"As a busy frontline healthcare worker, I use my photography as a mindfulness tool to keep me happy and relaxed in my free time," explains macro photographer Andrea Hunt. "Macro photography reveals details that are rarely seen, and a lot of creativity can be achieved from within the limits of your house and garden."
To recreate Andrea's surrealist shots you'll need a glass baking dish, raised off the floor at each corner and filled with water. Then add your oil – gradually, so you can experiment with different quantities. To add eye-catching colour to the oil, Andrea places a smartphone or tablet under the dish with a colourful display, but you could also use coloured card or wallpaper.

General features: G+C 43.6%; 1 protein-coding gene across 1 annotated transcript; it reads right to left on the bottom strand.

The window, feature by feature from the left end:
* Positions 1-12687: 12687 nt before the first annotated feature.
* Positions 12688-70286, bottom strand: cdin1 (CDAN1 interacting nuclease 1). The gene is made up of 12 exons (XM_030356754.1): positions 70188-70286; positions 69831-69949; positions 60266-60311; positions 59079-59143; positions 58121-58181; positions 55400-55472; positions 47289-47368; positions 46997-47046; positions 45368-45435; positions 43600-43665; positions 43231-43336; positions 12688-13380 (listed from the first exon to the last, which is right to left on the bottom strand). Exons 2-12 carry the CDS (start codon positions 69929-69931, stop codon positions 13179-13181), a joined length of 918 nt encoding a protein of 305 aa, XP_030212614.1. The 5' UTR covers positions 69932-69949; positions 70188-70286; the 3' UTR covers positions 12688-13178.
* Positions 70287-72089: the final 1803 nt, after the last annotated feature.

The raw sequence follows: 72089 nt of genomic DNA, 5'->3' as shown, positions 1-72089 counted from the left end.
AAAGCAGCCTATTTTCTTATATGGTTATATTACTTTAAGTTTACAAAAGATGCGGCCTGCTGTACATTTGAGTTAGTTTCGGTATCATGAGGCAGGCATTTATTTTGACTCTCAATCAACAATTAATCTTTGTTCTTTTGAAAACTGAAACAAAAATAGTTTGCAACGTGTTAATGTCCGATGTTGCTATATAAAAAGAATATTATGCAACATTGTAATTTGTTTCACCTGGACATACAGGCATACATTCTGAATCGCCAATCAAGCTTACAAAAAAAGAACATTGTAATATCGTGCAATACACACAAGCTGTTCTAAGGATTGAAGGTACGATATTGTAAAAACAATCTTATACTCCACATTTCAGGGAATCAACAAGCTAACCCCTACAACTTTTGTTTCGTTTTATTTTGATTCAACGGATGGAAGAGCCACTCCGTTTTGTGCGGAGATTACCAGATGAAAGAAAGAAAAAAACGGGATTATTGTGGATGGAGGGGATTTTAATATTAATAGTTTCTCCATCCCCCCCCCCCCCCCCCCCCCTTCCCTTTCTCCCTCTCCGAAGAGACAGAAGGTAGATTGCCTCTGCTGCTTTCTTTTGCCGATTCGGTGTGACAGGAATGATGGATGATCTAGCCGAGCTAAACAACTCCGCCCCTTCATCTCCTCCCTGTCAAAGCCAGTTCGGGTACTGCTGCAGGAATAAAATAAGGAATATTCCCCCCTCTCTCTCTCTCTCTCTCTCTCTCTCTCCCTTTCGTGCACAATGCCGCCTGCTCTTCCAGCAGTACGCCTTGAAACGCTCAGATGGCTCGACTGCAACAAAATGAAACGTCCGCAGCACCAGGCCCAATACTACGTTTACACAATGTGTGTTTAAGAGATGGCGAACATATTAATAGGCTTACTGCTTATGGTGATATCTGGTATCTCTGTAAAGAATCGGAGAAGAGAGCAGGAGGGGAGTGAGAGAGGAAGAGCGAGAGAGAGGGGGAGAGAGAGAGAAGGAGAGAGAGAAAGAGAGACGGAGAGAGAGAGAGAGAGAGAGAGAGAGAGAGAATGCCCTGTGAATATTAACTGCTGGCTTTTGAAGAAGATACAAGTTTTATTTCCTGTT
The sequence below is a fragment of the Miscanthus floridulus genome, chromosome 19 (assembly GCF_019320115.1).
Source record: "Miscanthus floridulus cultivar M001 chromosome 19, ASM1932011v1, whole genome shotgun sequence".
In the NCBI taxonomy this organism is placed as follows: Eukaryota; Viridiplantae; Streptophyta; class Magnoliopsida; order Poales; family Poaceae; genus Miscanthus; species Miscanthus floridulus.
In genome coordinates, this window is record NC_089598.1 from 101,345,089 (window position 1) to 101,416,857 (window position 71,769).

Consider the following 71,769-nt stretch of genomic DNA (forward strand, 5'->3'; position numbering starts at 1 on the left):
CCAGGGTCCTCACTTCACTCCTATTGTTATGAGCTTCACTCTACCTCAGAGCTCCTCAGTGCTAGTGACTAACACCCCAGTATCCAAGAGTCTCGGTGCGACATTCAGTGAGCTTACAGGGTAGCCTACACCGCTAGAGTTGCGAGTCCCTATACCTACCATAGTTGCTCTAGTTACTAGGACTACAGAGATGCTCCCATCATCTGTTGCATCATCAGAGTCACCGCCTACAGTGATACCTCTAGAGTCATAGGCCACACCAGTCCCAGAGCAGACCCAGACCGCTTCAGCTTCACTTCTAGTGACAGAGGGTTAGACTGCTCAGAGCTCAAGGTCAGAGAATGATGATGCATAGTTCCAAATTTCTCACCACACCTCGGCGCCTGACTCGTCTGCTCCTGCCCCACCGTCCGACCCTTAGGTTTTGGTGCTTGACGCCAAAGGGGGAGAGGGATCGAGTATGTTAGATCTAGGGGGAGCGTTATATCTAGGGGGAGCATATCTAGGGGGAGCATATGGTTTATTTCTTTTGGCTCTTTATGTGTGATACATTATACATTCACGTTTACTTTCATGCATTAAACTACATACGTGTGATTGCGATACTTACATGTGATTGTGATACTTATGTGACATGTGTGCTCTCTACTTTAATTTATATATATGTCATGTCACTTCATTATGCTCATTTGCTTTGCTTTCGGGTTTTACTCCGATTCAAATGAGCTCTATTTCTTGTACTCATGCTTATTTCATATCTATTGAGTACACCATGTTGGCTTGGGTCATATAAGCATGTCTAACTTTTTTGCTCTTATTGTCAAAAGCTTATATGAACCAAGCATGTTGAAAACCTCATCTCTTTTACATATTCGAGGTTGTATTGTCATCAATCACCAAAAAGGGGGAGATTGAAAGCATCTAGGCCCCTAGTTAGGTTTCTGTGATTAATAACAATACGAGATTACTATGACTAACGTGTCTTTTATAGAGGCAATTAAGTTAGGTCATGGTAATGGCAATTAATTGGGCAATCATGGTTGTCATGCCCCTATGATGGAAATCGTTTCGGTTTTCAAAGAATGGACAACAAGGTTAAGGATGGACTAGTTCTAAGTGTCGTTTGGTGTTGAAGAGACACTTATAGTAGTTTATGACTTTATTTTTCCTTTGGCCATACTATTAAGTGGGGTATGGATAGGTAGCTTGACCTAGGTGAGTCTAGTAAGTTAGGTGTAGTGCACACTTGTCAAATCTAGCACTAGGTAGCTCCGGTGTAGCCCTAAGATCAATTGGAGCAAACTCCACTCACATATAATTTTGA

When shooting a suspended oil shot, it's easiest to focus manually and shoot in Aperture priority (Av) mode. "Shooting at f/10 gives me enough depth of field to cover a layer of oil without reaching the bottom of the glass dish," says Andrea.
You can use the same technique to lighten up household chores. Photographer Tibo Tuypens found dishwashing liquid can produce beautiful, geometric shapes, by simply adding a few drops to a shallow layer of water in a baking dish.
For the background, Tibo likes to use coloured sheets of paper. "I then use a flash to reflect the colours through the water," he says. "This works great for combining colours and creating gradients."
To produce bubbles, simply grab a straw and blow into the water – then get shooting! "Whatever you put in front of your lens, it's always a playground of shapes, textures and scattered light," says Tibo.
Written by Phil Hall